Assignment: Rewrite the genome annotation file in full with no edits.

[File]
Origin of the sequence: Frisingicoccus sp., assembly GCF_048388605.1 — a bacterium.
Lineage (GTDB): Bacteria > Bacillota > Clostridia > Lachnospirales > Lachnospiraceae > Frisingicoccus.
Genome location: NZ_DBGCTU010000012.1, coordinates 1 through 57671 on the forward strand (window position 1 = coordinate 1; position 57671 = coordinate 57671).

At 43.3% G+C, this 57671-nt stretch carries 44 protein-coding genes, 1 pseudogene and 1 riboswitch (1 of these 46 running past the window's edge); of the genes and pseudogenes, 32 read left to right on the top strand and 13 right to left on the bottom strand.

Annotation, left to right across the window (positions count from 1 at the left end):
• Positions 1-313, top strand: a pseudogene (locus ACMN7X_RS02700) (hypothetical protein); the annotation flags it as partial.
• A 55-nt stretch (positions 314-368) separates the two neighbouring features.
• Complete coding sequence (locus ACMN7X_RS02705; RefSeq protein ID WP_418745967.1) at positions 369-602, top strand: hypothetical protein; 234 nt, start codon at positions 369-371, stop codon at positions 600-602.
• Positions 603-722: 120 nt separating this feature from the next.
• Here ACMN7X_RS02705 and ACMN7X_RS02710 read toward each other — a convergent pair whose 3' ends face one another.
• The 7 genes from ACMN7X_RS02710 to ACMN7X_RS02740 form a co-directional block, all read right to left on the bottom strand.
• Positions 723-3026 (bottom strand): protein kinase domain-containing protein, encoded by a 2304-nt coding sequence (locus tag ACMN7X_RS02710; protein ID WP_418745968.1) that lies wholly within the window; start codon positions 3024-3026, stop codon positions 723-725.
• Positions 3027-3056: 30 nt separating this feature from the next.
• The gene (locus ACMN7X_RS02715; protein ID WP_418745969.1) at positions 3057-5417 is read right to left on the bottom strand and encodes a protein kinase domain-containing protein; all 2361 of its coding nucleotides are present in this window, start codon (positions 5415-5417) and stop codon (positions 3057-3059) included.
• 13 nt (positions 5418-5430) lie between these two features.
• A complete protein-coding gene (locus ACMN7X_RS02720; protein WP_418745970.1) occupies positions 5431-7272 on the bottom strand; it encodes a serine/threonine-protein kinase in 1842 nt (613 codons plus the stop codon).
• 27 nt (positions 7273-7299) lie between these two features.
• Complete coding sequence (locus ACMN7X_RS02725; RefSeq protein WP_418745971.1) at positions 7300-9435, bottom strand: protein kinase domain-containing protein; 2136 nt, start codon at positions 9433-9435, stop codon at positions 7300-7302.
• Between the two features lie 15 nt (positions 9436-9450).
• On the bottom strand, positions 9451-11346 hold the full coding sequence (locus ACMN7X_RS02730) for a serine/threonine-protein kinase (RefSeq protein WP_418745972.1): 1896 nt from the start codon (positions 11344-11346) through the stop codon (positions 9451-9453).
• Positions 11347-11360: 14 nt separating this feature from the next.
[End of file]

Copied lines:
Origin of the sequence: Frisingicoccus sp., assembly GCF_048388605.1 — a bacterium.
Lineage (GTDB): Bacteria > Bacillota > Clostridia > Lachnospirales > Lachnospiraceae > Frisingicoccus.
Genome location: NZ_DBGCTU010000012.1, coordinates 1 through 57671 on the forward strand (window position 1 = coordinate 1; position 57671 = coordinate 57671).

At 43.3% G+C, this 57671-nt stretch carries 44 protein-coding genes, 1 pseudogene and 1 riboswitch (1 of these 46 running past the window's edge); of the genes and pseudogenes, 32 read left to right on the top strand and 13 right to left on the bottom strand.

Annotation, left to right across the window (positions count from 1 at the left end):
• Positions 1-313, top strand: a pseudogene (locus ACMN7X_RS02700) (hypothetical protein); the annotation flags it as partial.
• A 55-nt stretch (positions 314-368) separates the two neighbouring features.
• Complete coding sequence (locus ACMN7X_RS02705; RefSeq protein ID WP_418745967.1) at positions 369-602, top strand: hypothetical protein; 234 nt, start codon at positions 369-371, stop codon at positions 600-602.
• Positions 603-722: 120 nt separating this feature from the next.
• Here ACMN7X_RS02705 and ACMN7X_RS02710 read toward each other — a convergent pair whose 3' ends face one another.
• The 7 genes from ACMN7X_RS02710 to ACMN7X_RS02740 form a co-directional block, all read right to left on the bottom strand.
• Positions 723-3026 (bottom strand): protein kinase domain-containing protein, encoded by a 2304-nt coding sequence (locus tag ACMN7X_RS02710; protein ID WP_418745968.1) that lies wholly within the window; start codon positions 3024-3026, stop codon positions 723-725.
• Positions 3027-3056: 30 nt separating this feature from the next.
• The gene (locus ACMN7X_RS02715; protein ID WP_418745969.1) at positions 3057-5417 is read right to left on the bottom strand and encodes a protein kinase domain-containing protein; all 2361 of its coding nucleotides are present in this window, start codon (positions 5415-5417) and stop codon (positions 3057-3059) included.
• 13 nt (positions 5418-5430) lie between these two features.
• A complete protein-coding gene (locus ACMN7X_RS02720; protein WP_418745970.1) occupies positions 5431-7272 on the bottom strand; it encodes a serine/threonine-protein kinase in 1842 nt (613 codons plus the stop codon).
• 27 nt (positions 7273-7299) lie between these two features.
• Complete coding sequence (locus ACMN7X_RS02725; RefSeq protein WP_418745971.1) at positions 7300-9435, bottom strand: protein kinase domain-containing protein; 2136 nt, start codon at positions 9433-9435, stop codon at positions 7300-7302.
• Between the two features lie 15 nt (positions 9436-9450).
• On the bottom strand, positions 9451-11346 hold the full coding sequence (locus ACMN7X_RS02730) for a serine/threonine-protein kinase (RefSeq protein WP_418745972.1): 1896 nt from the start codon (positions 11344-11346) through the stop codon (positions 9451-9453).
• Positions 11347-11360: 14 nt separating this feature from the next.